The Daughters honors Phyllis Lyon and Del Martin

The Cast of “The Daughters” toast the new agenda in Act I.

THE DAUGHTERS: Comedy/Drama by Patricia Cotter. Directed by Jessica Holt. SF Playhouse presents @ The Creativity Theater at The Children’s Creativity Museum – 221 4th Street, San Francisco CA. Tickets San Francisco Playhouse box office at 415-677-9596, or

October 9 through November 2, 2019.

The Daughters earned a standing ovation on opening night. Rating: ★★★☆☆1/2

Reams have been written and plays performed about male gay history in general and San Francisco scene in particular with a relative dearth about the female gay history. Patricia Cotter’s play The Daughters that is receiving its world premiere under the auspice of San Francisco Playhouse Sandbox Series lessens that gap. Although it is not a biography of Phyllis Lyon and Del Martin who founded “The Daughters of Bilitis” in 1955 it is in their honor.

The intrepid duo in the play are Mal (Martha Brigham) and Peggy (Erin Anderson) who are hosting a party at their apartment for all who are interested with the intent of approving a statement of purpose for a lesbian group to be called “The Daughter of Bilitis.” That group became the first lesbian civil and political rights organization in the United States.

The 50s are the era of McCarthyism with jobs and reputations in jeopardy in all phases of life and work. Each character in the play is at risk of being “outed” leading to loss of social status, jobs and prosecution under law. But the intrepid gather “in defiance of convention and law” continuing to “drink, debate, politicize, flirt, make out, fall in love, dance and drink some more.” They are representative slice of San Francisco life using various methods to hide their sexual orientation” even being wary of being observed by the neighbors. Mal and Peggy have a second bed to hide that the sleep together.

Griff (Molly Shaiken) and Shorty (Em Lee Reaves) come dressed in men’s clothing and become enamored of the young 21 year old Evelyn who is completely inexperienced in lesbian sexuality. Last to arrive, and completely unexpected but welcomed is Vivian who is black, married and newly arrived from New York City to hopefully be able to partake of Lesbian love with more freedom in the semi-freedom offered in San Francisco. Through conversation and action Cotter has outlined the foibles of each character while not losing tract of the purpose of the meeting. Each leaves the party with no specific commitment but reawakened to their predicament.

Having whetted the audience’s appetite for more of her fully rounded characters, Cotter switches gears and moves 60 years ahead for Act 2. She creates entirely new diverse characters (played by the same six actors) to inhabit The Lexington Club a lesbian that is closing on this evening of April 30,2015. Even though you will recognize the first act cast,  each actor gives a unique flair to their new roles.

The purpose of the time shift is to demonstrate “you’ve come a long way baby” with the freedoms partially wrung by the Daughters of Bilitis. A transgender character (Molly Shaiken) is introduced and initially is not fully accepted. On the other hand Jeunee Simon as Leslie expresses the wild attitude of the freedom Vivian was seeking in act one. Cotter does not hold back writing two scenes of fleeting sex engaged in the toilet room. A further expression of the hard won freedom is suggested in dancing on the bar and unabashed indiscriminately making out without fear of the law or social rejection. Cotter injects the final thought that 60 years after that first meeting there is really no reason to have an exclusive meeting place for lesbians since gay people of all gender(s) are free to meet almost anywhere.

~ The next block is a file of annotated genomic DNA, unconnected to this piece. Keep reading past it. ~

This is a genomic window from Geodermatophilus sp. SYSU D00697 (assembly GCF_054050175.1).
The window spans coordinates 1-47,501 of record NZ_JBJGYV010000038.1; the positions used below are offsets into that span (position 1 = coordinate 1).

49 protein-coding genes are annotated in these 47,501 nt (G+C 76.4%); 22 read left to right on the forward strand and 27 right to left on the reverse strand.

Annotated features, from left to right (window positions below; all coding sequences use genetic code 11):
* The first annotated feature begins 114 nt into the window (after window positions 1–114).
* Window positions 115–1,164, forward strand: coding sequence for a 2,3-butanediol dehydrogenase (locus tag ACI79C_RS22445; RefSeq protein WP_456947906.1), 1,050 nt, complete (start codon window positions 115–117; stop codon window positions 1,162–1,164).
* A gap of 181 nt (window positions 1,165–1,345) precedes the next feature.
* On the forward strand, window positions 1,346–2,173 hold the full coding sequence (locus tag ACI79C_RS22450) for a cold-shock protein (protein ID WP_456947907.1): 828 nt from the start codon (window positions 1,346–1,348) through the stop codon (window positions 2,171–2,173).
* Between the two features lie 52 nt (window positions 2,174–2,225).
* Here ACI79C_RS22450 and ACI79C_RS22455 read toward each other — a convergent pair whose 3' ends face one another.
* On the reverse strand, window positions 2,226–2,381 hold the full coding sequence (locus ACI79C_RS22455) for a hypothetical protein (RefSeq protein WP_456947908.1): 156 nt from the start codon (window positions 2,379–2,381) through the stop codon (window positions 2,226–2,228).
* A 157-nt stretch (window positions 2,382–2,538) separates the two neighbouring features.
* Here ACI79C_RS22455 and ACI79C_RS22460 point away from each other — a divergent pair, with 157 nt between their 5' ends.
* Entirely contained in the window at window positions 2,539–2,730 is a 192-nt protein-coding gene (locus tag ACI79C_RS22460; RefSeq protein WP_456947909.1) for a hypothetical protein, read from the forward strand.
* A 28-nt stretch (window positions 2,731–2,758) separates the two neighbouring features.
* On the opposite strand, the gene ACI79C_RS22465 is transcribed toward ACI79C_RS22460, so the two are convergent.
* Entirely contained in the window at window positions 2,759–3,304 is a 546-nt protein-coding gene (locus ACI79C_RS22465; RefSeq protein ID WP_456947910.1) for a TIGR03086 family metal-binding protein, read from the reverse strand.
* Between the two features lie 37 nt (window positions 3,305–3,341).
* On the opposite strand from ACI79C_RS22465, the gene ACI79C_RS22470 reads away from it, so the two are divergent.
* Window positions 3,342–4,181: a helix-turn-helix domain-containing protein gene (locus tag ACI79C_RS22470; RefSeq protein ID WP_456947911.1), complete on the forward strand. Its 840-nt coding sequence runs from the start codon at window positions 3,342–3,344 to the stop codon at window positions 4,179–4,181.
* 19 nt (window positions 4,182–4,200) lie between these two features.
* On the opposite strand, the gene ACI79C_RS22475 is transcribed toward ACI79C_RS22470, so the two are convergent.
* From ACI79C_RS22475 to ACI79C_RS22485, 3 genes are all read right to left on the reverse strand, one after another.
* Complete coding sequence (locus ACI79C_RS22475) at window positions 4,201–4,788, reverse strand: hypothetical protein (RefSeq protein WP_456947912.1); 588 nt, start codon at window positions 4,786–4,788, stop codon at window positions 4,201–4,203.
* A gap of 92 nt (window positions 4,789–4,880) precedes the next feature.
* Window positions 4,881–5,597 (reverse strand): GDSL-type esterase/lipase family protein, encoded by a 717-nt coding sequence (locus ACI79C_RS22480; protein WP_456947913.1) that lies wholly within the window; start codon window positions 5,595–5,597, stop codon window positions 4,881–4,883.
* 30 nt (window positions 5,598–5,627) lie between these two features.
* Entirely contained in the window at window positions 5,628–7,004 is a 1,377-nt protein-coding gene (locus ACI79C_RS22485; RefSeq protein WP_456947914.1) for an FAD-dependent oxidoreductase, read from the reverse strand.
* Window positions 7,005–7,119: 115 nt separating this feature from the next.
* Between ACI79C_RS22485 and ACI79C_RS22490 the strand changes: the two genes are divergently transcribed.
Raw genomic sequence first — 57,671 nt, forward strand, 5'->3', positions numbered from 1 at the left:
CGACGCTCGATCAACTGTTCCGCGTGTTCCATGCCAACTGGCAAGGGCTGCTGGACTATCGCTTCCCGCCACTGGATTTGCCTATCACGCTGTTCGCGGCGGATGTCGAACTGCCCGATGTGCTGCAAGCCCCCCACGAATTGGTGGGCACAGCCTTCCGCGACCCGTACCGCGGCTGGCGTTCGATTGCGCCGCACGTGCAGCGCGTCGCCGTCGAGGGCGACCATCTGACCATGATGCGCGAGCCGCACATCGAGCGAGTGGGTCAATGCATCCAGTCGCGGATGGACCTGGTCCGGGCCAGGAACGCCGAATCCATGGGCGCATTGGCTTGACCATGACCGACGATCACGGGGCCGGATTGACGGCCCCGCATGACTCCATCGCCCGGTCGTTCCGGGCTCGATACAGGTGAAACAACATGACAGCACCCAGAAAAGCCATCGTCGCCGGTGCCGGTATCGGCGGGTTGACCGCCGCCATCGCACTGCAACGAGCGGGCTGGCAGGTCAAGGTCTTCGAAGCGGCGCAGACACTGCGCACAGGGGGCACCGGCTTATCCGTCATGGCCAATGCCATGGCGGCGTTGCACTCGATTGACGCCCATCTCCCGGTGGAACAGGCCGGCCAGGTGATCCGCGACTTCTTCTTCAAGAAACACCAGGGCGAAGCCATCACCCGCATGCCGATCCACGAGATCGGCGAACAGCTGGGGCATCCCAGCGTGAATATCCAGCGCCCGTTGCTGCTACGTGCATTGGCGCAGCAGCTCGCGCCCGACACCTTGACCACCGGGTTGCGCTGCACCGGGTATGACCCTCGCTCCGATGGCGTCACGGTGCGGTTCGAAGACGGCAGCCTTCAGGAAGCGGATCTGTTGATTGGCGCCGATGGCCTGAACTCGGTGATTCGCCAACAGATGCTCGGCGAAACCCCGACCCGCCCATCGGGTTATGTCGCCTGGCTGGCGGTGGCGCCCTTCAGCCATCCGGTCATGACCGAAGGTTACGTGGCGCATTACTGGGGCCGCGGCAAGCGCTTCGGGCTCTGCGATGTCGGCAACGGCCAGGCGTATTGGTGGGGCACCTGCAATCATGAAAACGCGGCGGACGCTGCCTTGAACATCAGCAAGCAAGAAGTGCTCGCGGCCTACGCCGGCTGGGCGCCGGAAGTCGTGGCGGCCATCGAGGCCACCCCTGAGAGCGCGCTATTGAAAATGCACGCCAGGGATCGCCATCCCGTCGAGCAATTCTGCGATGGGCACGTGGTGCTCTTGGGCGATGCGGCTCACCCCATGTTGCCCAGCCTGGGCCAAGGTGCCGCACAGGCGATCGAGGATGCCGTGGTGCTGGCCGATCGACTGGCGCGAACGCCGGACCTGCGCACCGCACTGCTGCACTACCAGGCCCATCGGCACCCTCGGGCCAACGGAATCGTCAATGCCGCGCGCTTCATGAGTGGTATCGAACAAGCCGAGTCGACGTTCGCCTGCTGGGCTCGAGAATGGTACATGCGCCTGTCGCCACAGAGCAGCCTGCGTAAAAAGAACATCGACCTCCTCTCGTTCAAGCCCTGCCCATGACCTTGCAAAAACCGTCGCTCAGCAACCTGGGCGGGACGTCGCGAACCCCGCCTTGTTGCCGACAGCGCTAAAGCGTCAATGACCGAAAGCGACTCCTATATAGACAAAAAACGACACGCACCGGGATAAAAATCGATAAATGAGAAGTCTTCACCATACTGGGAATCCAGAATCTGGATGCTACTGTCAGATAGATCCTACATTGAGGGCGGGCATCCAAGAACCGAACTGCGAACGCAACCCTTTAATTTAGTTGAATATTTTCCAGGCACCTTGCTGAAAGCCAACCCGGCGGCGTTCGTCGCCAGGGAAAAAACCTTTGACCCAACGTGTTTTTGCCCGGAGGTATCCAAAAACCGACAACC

Each actor gives verisimilitude to their individual roles and each has a chance to share center stage for brief periods of time. Due to illness Katie Rubin was replaced by Martha Bingham as Mal/Gina and did a fantastic acting job while still being on book.

Jessica Holt is a master at directing plays and she keeps the interaction cogent yet allows individual vignettes  to shine when necessary. Running time is two hours and 15 minutes plus an intermission.

CAST: Erin Anderson as Peggy/Natalie; Olivia Levine as Evelyn/Ani; Em Lee Reaves as Shorty/Spike; Martha Bingham as Mal/Gina; Molly Shaiken as Griff/Jefferson; Jeunée Simon as Vivian/Leslie.

CREATIVE TEAM: Director, Jessica Holt; Scenic Designer, Randy Wong-Westbrooke; Costume Designer, Chanterelle Grover; Sound Designer, Lana Palmer; Lighting Designer, Chris Lundahl; Properties Designer, Stephanie Dittbern; Casting Director, Dori Jacob; Stage Manager, Michele Teevan.

Kedar K. Adour, MD

Courtesy of

Caption: Molly Shaiken, Katie Rubin, Jeunée Simon, Erin Anderson, Em Lee Reaves, Olivia Levin

In 1955, the first meeting of the Daughters of Bilitis gets off to an uneven start as members Evelyn (Olivia Levine), Mal (Katie Rubin), Griff (Molly Shaiken), Shorty (Em Lee Reaves), and Peggy (Erin Anderson) meet for the first time.

Members of the Daughters of Bilitis toast their first meeting. L-R: Evelyn (Olivia Levine), Griff (Molly Shaiken), Vivian (Jeunée Simon), Shorty (Em Lee Reaves), Mal (Katie Rubin), and Peggy (Erin Anderson). Photo: Jessica Palopoli.